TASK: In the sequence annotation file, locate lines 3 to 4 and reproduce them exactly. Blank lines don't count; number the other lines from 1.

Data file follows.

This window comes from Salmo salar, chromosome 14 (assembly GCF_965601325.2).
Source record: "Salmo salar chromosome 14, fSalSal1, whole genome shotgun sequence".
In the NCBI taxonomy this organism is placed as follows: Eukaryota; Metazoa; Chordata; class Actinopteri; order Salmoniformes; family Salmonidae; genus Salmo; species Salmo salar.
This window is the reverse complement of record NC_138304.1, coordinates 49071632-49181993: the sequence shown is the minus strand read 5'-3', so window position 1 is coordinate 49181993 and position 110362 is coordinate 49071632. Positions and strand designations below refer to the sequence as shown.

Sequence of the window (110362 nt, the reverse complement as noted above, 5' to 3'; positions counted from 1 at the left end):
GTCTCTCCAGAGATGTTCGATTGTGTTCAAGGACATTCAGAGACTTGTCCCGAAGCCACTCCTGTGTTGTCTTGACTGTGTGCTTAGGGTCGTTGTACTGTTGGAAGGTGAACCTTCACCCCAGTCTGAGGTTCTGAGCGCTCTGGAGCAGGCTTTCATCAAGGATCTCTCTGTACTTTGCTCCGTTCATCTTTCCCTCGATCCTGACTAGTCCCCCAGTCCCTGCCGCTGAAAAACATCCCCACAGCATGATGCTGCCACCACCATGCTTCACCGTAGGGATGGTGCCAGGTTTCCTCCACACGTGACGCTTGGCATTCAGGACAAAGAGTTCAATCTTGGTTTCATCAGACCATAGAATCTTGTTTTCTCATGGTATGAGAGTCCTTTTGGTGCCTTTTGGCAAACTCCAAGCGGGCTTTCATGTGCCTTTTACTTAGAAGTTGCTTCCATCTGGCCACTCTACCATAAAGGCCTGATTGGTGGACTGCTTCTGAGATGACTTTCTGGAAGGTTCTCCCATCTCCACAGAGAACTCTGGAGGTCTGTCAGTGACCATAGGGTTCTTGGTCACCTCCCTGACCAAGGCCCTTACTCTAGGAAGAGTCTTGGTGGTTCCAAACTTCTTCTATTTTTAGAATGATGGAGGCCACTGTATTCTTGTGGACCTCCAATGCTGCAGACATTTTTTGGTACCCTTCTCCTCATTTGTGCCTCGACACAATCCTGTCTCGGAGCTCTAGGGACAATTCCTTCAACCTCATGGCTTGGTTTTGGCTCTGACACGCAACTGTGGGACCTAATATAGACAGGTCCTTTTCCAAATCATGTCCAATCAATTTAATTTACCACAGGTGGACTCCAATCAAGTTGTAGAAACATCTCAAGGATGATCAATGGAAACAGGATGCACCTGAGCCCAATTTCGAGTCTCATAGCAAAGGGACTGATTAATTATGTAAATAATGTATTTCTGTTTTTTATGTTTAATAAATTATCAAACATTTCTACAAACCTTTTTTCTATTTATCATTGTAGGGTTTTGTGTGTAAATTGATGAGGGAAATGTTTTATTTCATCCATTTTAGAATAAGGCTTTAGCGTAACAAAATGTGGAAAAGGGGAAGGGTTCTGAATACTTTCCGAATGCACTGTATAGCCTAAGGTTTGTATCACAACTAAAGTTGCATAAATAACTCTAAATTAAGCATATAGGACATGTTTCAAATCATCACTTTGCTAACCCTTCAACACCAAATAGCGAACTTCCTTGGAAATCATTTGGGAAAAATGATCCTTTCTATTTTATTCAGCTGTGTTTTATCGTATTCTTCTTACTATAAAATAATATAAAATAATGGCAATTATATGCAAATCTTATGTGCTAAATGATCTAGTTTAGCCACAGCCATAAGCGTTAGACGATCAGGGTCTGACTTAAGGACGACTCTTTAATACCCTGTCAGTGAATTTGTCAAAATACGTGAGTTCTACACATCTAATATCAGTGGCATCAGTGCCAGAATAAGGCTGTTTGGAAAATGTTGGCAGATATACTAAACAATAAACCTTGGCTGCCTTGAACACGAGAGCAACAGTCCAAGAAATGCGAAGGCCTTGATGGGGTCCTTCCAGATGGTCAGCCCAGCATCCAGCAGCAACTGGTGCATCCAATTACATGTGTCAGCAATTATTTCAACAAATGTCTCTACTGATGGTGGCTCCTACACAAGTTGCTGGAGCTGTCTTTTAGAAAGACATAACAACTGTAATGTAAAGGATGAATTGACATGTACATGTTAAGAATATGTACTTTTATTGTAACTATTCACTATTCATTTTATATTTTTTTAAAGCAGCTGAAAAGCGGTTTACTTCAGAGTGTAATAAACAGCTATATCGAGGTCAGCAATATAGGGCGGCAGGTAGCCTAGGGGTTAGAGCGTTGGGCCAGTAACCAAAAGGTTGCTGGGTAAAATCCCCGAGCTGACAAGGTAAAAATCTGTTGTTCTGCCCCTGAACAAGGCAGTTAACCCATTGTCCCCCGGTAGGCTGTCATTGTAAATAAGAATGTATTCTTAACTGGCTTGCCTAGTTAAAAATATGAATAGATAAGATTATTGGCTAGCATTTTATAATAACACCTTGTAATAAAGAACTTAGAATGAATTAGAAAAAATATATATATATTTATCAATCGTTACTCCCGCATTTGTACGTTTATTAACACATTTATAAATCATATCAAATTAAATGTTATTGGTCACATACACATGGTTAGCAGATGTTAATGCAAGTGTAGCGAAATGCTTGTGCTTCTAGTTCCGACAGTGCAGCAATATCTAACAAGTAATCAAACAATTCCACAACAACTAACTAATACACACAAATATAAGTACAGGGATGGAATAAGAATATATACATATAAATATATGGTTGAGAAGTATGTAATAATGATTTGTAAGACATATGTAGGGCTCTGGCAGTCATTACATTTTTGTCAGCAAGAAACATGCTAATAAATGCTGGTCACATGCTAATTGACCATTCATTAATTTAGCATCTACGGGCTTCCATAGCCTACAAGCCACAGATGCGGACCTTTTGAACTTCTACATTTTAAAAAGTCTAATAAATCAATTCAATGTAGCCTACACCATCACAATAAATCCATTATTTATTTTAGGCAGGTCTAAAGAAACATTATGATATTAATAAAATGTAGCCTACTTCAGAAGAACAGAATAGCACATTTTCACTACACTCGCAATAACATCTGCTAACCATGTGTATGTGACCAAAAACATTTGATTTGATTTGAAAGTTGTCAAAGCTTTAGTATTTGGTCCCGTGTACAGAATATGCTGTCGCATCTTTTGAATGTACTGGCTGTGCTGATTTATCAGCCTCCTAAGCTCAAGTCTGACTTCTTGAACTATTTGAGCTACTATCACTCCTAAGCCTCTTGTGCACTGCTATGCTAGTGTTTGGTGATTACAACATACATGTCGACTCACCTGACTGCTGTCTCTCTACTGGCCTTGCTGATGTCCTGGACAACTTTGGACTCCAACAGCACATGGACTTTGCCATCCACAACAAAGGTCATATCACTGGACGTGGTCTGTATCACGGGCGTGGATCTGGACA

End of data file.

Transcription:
In the NCBI taxonomy this organism is placed as follows: Eukaryota; Metazoa; Chordata; class Actinopteri; order Salmoniformes; family Salmonidae; genus Salmo; species Salmo salar.
This window is the reverse complement of record NC_138304.1, coordinates 49071632-49181993: the sequence shown is the minus strand read 5'-3', so window position 1 is coordinate 49181993 and position 110362 is coordinate 49071632. Positions and strand designations below refer to the sequence as shown.